Halfway through Leïla Slimani’s Adèle, I realised that although it was dazzling me, it was also making me feel extremely depressed. It is quite something to be reading about a woman whose coping mechanisms involve seeking violent sexual release with strange men in dangerous situations while realising one’s own coping mechanisms are simply eBay and porridge.
Adèle is a brilliant and bothersome book. The story itself is not new, but Slimani has birthed an everywoman anti-heroine who is both timeless and shockingly contemporary. Readers of Slimani’s last novel, the bestselling Lullaby, won’t be surprised that the author has not crafted any characters that are especially or obviously likeable. Yet Adèle is strangely and irresistibly appealing, to her conquests and to readers.
To put it simply, Adèle is a 21st century Séverine Serizy. She is beautiful and bored. She’s a glamorous Parisienne and respected international journalist, she lives in a smart apartment with her surgeon husband, and their young son. But sex with strangers or near strangers is the only thing that holds any interest or appeal for her. Her closest friendship becomes compromised when she decides she would rather have an alibi than a good companion. She’ll proposition a neighbour’s husband simply to nihilistically ruin a stultifying dinner party.
This is a novel about women and their appetites, desires and urge for self-destruction, but there is no Go Ask Alice-esque voyeurism, or moralising from the author. Slimani withholds judgement, prompting compassion, or at least comprehension, from her reader.
Passages detailing Adèle’s past are sparse, and thoughtful. She has experienced some abuse and neglect, but these details are not gratuitous, and never used as an excuse or a justification for Adèle’s behaviour. Slimani uses her central character to explore women and the expectations around motherhood in a way that will appal some readers, and cause others to applaud.
Adèle is a neglected daughter, and a neglectful parent. Outsiders see Adèle as a mother before they notice her as a person; so does her husband. Adèle discovers a queasy freedom in all this, rarely finding joy in her son, but experiencing release by exploiting the veneer of respectability that having a son gives her. Such observations are uncomfortable, and courageous: it’s both thrilling and unusual to meet a character who is ambivalent about her own maternal instincts, and not have her turned into a figure of hate or pity.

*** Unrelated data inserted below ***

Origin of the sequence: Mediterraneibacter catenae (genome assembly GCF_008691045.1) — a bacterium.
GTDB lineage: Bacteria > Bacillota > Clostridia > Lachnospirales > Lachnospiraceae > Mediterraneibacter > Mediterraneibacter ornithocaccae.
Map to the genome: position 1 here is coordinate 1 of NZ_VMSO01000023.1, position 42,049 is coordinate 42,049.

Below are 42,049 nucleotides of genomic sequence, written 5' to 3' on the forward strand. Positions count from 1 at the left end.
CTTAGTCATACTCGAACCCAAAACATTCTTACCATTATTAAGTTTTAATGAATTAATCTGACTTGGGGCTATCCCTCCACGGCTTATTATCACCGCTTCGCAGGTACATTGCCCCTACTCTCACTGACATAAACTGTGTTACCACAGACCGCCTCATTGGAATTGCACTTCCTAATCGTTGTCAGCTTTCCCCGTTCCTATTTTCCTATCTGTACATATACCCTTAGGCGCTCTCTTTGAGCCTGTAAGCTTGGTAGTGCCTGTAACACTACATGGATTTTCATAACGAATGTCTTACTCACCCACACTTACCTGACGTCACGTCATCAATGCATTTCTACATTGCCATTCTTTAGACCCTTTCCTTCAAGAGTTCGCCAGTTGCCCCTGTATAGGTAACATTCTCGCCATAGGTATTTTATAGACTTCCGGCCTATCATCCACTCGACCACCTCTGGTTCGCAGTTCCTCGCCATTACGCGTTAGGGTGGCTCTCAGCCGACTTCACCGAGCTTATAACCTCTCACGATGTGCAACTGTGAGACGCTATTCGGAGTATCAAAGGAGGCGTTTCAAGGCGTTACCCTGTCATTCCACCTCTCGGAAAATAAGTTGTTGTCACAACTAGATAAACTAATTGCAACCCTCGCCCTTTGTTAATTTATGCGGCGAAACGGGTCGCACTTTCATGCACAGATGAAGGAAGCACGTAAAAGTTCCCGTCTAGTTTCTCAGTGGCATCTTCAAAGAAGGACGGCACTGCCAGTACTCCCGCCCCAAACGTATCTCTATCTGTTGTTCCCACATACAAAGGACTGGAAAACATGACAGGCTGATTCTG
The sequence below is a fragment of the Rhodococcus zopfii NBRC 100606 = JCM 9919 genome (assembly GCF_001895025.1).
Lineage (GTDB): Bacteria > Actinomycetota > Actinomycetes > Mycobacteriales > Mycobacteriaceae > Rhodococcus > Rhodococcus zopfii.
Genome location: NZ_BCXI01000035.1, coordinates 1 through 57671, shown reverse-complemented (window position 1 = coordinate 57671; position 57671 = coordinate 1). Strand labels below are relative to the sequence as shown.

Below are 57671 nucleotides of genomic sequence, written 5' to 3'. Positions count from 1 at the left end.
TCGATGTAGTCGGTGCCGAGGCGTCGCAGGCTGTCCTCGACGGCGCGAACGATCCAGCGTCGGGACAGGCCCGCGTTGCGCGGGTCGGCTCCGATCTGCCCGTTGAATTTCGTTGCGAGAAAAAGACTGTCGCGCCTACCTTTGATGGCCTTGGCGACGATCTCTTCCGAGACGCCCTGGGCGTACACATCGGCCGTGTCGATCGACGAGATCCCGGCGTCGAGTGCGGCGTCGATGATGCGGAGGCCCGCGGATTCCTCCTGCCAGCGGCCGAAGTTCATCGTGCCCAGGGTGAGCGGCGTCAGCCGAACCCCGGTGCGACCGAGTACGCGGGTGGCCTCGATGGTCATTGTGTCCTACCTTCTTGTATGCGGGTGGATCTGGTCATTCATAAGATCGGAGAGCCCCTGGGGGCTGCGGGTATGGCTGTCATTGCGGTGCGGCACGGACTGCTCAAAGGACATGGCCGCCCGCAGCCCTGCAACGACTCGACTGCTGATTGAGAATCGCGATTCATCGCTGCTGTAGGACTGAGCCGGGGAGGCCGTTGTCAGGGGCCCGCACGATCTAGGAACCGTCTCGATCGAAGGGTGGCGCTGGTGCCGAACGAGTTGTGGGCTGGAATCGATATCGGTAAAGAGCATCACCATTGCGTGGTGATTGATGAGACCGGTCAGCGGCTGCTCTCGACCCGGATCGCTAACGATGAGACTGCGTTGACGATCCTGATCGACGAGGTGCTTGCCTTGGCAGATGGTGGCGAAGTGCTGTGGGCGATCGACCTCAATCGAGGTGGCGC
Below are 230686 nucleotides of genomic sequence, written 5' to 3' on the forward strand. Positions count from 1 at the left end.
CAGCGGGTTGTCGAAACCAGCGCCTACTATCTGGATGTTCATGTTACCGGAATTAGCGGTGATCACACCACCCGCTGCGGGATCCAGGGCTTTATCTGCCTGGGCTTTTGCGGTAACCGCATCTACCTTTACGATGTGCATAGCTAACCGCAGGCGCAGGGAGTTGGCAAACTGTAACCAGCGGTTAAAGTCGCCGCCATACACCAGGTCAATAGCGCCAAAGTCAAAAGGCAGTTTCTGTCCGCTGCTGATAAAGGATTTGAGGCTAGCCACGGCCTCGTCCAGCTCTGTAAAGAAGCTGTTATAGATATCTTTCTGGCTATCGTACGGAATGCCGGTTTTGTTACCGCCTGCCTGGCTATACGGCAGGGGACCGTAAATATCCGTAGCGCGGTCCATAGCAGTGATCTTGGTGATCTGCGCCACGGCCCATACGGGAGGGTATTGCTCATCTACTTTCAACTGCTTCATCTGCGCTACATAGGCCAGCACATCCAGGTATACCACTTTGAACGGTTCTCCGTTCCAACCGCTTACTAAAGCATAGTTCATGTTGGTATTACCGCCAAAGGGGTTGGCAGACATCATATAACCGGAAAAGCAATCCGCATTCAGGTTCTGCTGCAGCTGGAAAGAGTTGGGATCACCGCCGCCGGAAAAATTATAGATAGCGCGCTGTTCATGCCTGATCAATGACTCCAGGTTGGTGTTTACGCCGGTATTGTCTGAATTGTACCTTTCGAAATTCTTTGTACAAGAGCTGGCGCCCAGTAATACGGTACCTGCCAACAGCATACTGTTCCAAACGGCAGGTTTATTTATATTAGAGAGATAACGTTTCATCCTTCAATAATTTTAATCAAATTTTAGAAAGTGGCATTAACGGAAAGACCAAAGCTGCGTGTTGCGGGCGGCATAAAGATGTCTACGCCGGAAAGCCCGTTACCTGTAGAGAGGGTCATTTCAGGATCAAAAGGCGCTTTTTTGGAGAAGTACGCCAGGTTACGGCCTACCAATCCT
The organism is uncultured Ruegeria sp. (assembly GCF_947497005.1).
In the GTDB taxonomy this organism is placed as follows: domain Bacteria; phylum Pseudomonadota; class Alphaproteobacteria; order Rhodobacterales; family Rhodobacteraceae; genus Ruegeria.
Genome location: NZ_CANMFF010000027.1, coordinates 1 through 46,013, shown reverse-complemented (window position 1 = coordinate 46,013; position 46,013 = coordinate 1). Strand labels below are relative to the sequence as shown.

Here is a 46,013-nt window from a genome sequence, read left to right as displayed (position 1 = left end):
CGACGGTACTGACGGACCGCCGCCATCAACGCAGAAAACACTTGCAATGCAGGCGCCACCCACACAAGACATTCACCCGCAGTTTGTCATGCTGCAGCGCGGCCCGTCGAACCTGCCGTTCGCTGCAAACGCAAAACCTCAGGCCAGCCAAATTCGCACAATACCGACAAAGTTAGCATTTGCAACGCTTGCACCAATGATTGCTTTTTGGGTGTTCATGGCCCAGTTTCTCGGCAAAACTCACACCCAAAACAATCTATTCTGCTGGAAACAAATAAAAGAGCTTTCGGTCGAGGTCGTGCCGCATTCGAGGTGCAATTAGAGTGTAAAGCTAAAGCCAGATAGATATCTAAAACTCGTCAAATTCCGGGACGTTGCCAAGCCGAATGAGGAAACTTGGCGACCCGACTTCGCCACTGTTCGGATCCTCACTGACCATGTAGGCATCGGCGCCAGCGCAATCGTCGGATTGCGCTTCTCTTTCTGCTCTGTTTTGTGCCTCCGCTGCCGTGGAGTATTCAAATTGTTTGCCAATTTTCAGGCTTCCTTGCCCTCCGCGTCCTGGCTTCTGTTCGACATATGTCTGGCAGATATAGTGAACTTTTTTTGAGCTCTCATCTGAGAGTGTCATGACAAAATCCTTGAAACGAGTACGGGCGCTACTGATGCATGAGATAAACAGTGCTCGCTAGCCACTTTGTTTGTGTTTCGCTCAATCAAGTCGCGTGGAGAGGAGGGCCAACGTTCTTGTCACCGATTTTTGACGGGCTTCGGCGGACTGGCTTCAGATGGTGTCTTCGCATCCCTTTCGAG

Given that endemic sexual abuse and exploitation of women is making global headlines, and women are being increasingly encouraged to seek sexual satisfaction and be open about their desires, Adèle could feel awkward and anachronistic. But this is a novel about impulse control. Adèle is insatiable, consumed by her appetite to be consumed, and nothing will satisfy her hunger. If she feels shame about anything, it’s her lack of willpower. The first two lines are arrestingly familiar. “Adèle has been good. She has held out for a week now.” This novel will have a deep resonance for any woman who has felt ashamed of a desire that has sometimes seemed much bigger than her ability to contain it.
It forms an unlikely companion piece to Sophie Kinsella’s The Secret Dreamworld Of A Shopaholic, or Sarra Manning’s You Don’t Have To Say You Love Me – although Adèle isn’t funny or lighthearted, it is part of a substantial body of work in which women do battle with their fundamental natures, trying to game a system that they are set up to lose. Adèle’s excesses are, literally, much sexier than shopping sprees or biscuit binges, but they reveal something significant about womanhood. Our desires make us imperfect and ungainly, and we must supress them, even though it’s only a matter of time before they explode and start to control us.
The sex here is occasionally sexy, but it isn’t particularly shocking. It is, however, startling to read such an accurate portrait of one woman messily attempting to process and control her own confusion and pain. Slimani’s prose is arrestingly spare and deceptively simple, as compulsive and beautiful as Adéle herself.
Readers might be ambivalent about the ending. Is it simply honest, or is it as unsatisfying as one of our protagonist’s encounters? Slimani has withheld moral judgement for the duration of the novel, and she is not going to tell us what to think or how to feel at its conclusion. This is a polarising novel, but it contains important truths about the way women live and think. It deserves a broad and broad-minded readership.
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